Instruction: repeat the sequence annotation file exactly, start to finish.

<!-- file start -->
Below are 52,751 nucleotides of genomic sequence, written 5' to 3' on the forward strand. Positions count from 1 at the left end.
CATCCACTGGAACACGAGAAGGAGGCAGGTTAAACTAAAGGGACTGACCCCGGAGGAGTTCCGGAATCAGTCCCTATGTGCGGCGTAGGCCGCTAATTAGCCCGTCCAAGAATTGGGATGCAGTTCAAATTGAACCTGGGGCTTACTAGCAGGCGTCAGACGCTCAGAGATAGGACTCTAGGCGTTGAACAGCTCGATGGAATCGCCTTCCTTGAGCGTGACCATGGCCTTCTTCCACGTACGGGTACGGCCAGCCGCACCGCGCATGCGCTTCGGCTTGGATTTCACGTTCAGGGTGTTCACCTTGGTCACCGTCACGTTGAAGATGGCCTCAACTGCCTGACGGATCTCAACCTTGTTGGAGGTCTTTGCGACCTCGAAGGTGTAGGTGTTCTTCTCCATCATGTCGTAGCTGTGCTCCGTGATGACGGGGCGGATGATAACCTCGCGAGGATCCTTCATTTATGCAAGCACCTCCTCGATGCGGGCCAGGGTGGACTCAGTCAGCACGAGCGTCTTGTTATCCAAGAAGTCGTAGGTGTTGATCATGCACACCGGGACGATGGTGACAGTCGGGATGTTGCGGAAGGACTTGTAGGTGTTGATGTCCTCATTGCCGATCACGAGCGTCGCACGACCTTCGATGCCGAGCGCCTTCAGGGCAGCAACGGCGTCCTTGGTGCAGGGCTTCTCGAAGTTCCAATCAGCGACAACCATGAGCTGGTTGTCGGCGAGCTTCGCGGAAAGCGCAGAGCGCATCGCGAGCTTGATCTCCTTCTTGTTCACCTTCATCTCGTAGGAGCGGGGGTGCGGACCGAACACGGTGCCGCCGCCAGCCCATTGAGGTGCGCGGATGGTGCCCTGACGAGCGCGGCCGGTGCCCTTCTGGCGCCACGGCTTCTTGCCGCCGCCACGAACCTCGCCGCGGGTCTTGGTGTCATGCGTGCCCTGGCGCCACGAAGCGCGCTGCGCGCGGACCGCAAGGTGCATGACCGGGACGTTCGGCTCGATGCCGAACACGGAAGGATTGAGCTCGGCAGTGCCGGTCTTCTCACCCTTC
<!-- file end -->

Below are 52,751 nucleotides of genomic sequence, written 5' to 3' on the forward strand. Positions count from 1 at the left end.
CATCCACTGGAACACGAGAAGGAGGCAGGTTAAACTAAAGGGACTGACCCCGGAGGAGTTCCGGAATCAGTCCCTATGTGCGGCGTAGGCCGCTAATTAGCCCGTCCAAGAATTGGGATGCAGTTCAAATTGAACCTGGGGCTTACTAGCAGGCGTCAGACGCTCAGAGATAGGACTCTAGGCGTTGAACAGCTCGATGGAATCGCCTTCCTTGAGCGTGACCATGGCCTTCTTCCACGTACGGGTACGGCCAGCCGCACCGCGCATGCGCTTCGGCTTGGATTTCACGTTCAGGGTGTTCACCTTGGTCACCGTCACGTTGAAGATGGCCTCAACTGCCTGACGGATCTCAACCTTGTTGGAGGTCTTTGCGACCTCGAAGGTGTAGGTGTTCTTCTCCATCATGTCGTAGCTGTGCTCCGTGATGACGGGGCGGATGATAACCTCGCGAGGATCCTTCATTTATGCAAGCACCTCCTCGATGCGGGCCAGGGTGGACTCAGTCAGCACGAGCGTCTTGTTATCCAAGAAGTCGTAGGTGTTGATCATGCACACCGGGACGATGGTGACAGTCGGGATGTTGCGGAAGGACTTGTAGGTGTTGATGTCCTCATTGCCGATCACGAGCGTCGCACGACCTTCGATGCCGAGCGCCTTCAGGGCAGCAACGGCGTCCTTGGTGCAGGGCTTCTCGAAGTTCCAATCAGCGACAACCATGAGCTGGTTGTCGGCGAGCTTCGCGGAAAGCGCAGAGCGCATCGCGAGCTTGATCTCCTTCTTGTTCACCTTCATCTCGTAGGAGCGGGGGTGCGGACCGAACACGGTGCCGCCGCCAGCCCATTGAGGTGCGCGGATGGTGCCCTGACGAGCGCGGCCGGTGCCCTTCTGGCGCCACGGCTTCTTGCCGCCGCCACGAACCTCGCCGCGGGTCTTGGTGTCATGCGTGCCCTGGCGCCACGAAGCGCGCTGCGCGCGGACCGCAAGGTGCATGACCGGGACGTTCGGCTCGATGCCGAACACGGAAGGATTGAGCTCGGCAGTGCCGGTCTTCTCACCCTTC